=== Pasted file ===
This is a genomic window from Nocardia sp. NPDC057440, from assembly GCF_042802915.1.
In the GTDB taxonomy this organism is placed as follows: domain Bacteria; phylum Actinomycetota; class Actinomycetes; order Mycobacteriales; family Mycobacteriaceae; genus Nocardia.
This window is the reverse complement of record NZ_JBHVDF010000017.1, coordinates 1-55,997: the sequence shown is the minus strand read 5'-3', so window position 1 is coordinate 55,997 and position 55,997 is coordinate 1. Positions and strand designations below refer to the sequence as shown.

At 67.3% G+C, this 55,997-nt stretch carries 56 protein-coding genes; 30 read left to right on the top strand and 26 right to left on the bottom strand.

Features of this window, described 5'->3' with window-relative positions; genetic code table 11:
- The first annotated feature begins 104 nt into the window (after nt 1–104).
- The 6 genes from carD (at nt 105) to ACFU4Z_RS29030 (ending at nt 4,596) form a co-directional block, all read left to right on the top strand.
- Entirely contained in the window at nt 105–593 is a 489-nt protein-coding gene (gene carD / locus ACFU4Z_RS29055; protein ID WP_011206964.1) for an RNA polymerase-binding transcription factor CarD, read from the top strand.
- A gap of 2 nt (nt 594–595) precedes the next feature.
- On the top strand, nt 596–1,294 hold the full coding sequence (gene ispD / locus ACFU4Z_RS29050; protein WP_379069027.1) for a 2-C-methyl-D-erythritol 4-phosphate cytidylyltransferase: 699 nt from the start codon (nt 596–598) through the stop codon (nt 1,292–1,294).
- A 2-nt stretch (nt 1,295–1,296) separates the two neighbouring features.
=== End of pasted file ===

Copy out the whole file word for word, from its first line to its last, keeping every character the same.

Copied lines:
This is a genomic window from Nocardia sp. NPDC057440, from assembly GCF_042802915.1.
In the GTDB taxonomy this organism is placed as follows: domain Bacteria; phylum Actinomycetota; class Actinomycetes; order Mycobacteriales; family Mycobacteriaceae; genus Nocardia.
This window is the reverse complement of record NZ_JBHVDF010000017.1, coordinates 1-55,997: the sequence shown is the minus strand read 5'-3', so window position 1 is coordinate 55,997 and position 55,997 is coordinate 1. Positions and strand designations below refer to the sequence as shown.

At 67.3% G+C, this 55,997-nt stretch carries 56 protein-coding genes; 30 read left to right on the top strand and 26 right to left on the bottom strand.

Features of this window, described 5'->3' with window-relative positions; genetic code table 11:
- The first annotated feature begins 104 nt into the window (after nt 1–104).
- The 6 genes from carD (at nt 105) to ACFU4Z_RS29030 (ending at nt 4,596) form a co-directional block, all read left to right on the top strand.
- Entirely contained in the window at nt 105–593 is a 489-nt protein-coding gene (gene carD / locus ACFU4Z_RS29055; protein ID WP_011206964.1) for an RNA polymerase-binding transcription factor CarD, read from the top strand.
- A gap of 2 nt (nt 594–595) precedes the next feature.
- On the top strand, nt 596–1,294 hold the full coding sequence (gene ispD / locus ACFU4Z_RS29050; protein WP_379069027.1) for a 2-C-methyl-D-erythritol 4-phosphate cytidylyltransferase: 699 nt from the start codon (nt 596–598) through the stop codon (nt 1,292–1,294).
- A 2-nt stretch (nt 1,295–1,296) separates the two neighbouring features.